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The Spike or Victoria University College Review September 1927


page 27


The literary artist seems to have given to the world productions of two kinds. There are those which nearly all men will seize and devour greedily, because they are "such stuff as dreams are made on"—they picture for him what he would wish to be and to have; and there are those upon which most men will not, dare not look, because they paint, in drab shades, men as they are. Naturally, it is works of the first kind that are most widely read by ordinary people, and are spoken of as "popular," while readers of literature of the second-class are regarded as being possessed of the devils of perverted taste or malicious intention.

That is why the play which Munro entitles "Progress" is never likely to be popular, in the common acceptance of that word. For "Progress" has neither hero or heroine, no one with whom the reader would really like to identify himself; there are no romantic passions portrayed, love and joy are absent. We nowhere hear the music of soft voices or birds or streams, or catch a glimpse of such verdant beauty as the poet loves. Instead, the background is one of discord and creeping suspicion, distrust and hate, feigned friendship and self-deceiving hypocrisy. In a word, "Progress" is neither romance, tragedy, nor comedy, but political satire, and satire of the most effective and deadly kind.

The plot is simple. It depicts simply the development—sorry word!—of the island of "Koko-land" by a British firm, with the complexities arising from the fact that France and Germany also have an "interest" in the island. As the author characteristically remarks at the outset, "the three States referred to as England, France, and Germany are intended to typify merely any great modern States. Moreover, .... the whole action pursues its course as if no other States existed." We move from the British Prime Minister's room, with its atmosphere of scheming political intrigue, to palm-clad Koko-land, where we are introduced to the "developed" natives, recently converted from heathenism to Protestantism, and therefore singing Protestant hymns, repeating Protestant prayers, and wearing Protestant loin-cloths. The coffee-stall of "the Count"—which might well be situated in London—is often before our eyes—often enough to keep us aware of the kaleidoscopic political changes which are continually taking place. The shrewd soliciting of the favour of one State as a protective—or rather aggressive—measure against another; scenes on the island, when the white men, reverting to that oft-assumed hypocritical pretext that the natives must be handled according to a different principle because "their mentality is different," administer "corrective justice"; dissention in the Cabinet; pious speech-making and mob acclamation of "the man who won the war"; the treatment of the conquered Germans solely as "public opinion"—mob opinion—dictates; a final glimpse of Koko-land, when the natives, now handed over to France, are tersely told: "From now on you're Frenchmen and Catholics. See?' Not British and Protestant any more. Is that clear? Right! Dismiss!" —all page 28 this is done in the name of "Progress"; "Progress" is the watchword of every political party, the keynote of every Cabinet oration, the justification for every kind of policy in international dealings and in the treatment of the unhappy "Kokos."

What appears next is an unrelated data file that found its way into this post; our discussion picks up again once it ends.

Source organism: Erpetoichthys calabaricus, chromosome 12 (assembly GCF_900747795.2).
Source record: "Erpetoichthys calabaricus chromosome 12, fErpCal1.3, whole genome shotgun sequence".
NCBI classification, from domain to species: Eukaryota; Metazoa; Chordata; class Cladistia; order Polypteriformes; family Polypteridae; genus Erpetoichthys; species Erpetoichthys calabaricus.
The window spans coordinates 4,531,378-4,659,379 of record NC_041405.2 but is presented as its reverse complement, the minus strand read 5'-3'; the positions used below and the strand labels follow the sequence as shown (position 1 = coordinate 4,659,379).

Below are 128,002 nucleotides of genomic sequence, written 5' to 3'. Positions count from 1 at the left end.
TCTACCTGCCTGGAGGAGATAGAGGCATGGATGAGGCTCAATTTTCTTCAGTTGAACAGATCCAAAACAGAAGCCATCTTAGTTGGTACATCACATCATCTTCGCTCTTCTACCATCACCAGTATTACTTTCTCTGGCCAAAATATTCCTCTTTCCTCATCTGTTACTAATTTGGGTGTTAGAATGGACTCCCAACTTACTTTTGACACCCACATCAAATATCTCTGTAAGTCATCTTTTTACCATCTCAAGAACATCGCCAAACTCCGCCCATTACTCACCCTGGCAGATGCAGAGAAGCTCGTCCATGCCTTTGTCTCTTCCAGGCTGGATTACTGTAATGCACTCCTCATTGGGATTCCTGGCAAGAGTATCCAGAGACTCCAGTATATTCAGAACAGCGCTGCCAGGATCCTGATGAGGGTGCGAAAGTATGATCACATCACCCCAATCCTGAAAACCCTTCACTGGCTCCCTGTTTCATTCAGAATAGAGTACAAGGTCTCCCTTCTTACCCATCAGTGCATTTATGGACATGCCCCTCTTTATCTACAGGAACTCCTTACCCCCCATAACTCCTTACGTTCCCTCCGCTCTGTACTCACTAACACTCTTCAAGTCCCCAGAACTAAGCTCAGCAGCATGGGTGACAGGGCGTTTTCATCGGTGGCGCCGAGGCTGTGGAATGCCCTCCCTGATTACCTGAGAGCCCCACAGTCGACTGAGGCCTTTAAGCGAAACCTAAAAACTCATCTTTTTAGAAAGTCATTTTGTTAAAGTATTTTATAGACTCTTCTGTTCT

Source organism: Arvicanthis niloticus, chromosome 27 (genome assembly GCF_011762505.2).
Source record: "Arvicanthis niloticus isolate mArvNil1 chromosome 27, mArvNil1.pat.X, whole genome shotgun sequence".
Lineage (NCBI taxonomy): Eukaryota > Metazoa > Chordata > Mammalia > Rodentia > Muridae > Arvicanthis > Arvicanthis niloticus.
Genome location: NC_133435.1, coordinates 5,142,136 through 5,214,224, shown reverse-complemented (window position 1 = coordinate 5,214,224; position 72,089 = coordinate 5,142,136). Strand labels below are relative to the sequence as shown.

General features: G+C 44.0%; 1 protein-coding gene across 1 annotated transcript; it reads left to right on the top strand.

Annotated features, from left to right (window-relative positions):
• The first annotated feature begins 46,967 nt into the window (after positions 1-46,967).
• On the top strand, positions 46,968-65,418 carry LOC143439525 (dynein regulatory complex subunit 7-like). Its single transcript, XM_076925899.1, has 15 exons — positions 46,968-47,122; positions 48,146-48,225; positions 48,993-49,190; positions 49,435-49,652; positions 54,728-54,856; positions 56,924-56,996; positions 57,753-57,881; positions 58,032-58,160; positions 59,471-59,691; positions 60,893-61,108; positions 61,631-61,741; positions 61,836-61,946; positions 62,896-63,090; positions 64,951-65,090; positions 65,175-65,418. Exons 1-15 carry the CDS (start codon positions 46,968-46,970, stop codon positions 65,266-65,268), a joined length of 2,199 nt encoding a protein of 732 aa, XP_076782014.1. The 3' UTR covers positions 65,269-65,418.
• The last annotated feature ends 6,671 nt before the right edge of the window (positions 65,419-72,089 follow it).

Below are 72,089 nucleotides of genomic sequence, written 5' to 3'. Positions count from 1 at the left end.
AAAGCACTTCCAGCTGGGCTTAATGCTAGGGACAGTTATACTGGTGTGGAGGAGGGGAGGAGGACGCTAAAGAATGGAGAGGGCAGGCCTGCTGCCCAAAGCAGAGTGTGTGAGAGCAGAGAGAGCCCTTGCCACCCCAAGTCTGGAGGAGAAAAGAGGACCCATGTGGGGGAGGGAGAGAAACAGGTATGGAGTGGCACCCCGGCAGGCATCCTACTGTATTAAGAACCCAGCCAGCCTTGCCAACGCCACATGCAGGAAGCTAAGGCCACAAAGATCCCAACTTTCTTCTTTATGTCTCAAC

This cannot but produce a surprising effect on the reader. For one slowly realises that all this is not fancy, but fact; that the opinions, policies, and catchcries of the play characters are those of our modern politics, our newspapers, our propaganda, our mob enthusiasm. And one thinks in a new way of the late lamented Naval Limitations Conference, of the British Government's decision regarding the Singapore Base, of certain features of the recent Samoan affair, of Senator Goff's talk but yesterday of "peaceful intervention."

This is the enduring success of "Progress": not just its trueness to life, its subtle humour, its spontaneity of expression, but the simple fact that it jars the enquiring mind into the startled realisation that far more things are wrought by hypocrisy than this world dreams of!